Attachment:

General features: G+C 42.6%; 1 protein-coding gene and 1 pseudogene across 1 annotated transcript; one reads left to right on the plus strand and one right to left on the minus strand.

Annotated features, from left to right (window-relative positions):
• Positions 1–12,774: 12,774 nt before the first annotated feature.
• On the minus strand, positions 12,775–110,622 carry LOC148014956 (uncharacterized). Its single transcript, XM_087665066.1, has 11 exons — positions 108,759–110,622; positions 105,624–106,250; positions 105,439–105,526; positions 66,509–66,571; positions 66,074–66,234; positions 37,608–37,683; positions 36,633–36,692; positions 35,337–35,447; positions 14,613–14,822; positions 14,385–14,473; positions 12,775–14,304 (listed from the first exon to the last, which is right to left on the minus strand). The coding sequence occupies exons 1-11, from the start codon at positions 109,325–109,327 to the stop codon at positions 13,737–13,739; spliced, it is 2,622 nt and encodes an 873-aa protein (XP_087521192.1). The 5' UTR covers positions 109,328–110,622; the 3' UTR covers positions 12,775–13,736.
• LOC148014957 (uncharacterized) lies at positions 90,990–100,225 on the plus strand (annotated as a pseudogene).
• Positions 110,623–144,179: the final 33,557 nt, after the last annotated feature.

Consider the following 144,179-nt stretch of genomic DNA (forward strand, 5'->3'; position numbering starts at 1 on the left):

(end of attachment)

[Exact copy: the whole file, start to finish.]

General features: G+C 42.6%; 1 protein-coding gene and 1 pseudogene across 1 annotated transcript; one reads left to right on the plus strand and one right to left on the minus strand.

Annotated features, from left to right (window-relative positions):
• Positions 1–12,774: 12,774 nt before the first annotated feature.
• On the minus strand, positions 12,775–110,622 carry LOC148014956 (uncharacterized). Its single transcript, XM_087665066.1, has 11 exons — positions 108,759–110,622; positions 105,624–106,250; positions 105,439–105,526; positions 66,509–66,571; positions 66,074–66,234; positions 37,608–37,683; positions 36,633–36,692; positions 35,337–35,447; positions 14,613–14,822; positions 14,385–14,473; positions 12,775–14,304 (listed from the first exon to the last, which is right to left on the minus strand). The coding sequence occupies exons 1-11, from the start codon at positions 109,325–109,327 to the stop codon at positions 13,737–13,739; spliced, it is 2,622 nt and encodes an 873-aa protein (XP_087521192.1). The 5' UTR covers positions 109,328–110,622; the 3' UTR covers positions 12,775–13,736.
• LOC148014957 (uncharacterized) lies at positions 90,990–100,225 on the plus strand (annotated as a pseudogene).
• Positions 110,623–144,179: the final 33,557 nt, after the last annotated feature.

Consider the following 144,179-nt stretch of genomic DNA (forward strand, 5'->3'; position numbering starts at 1 on the left):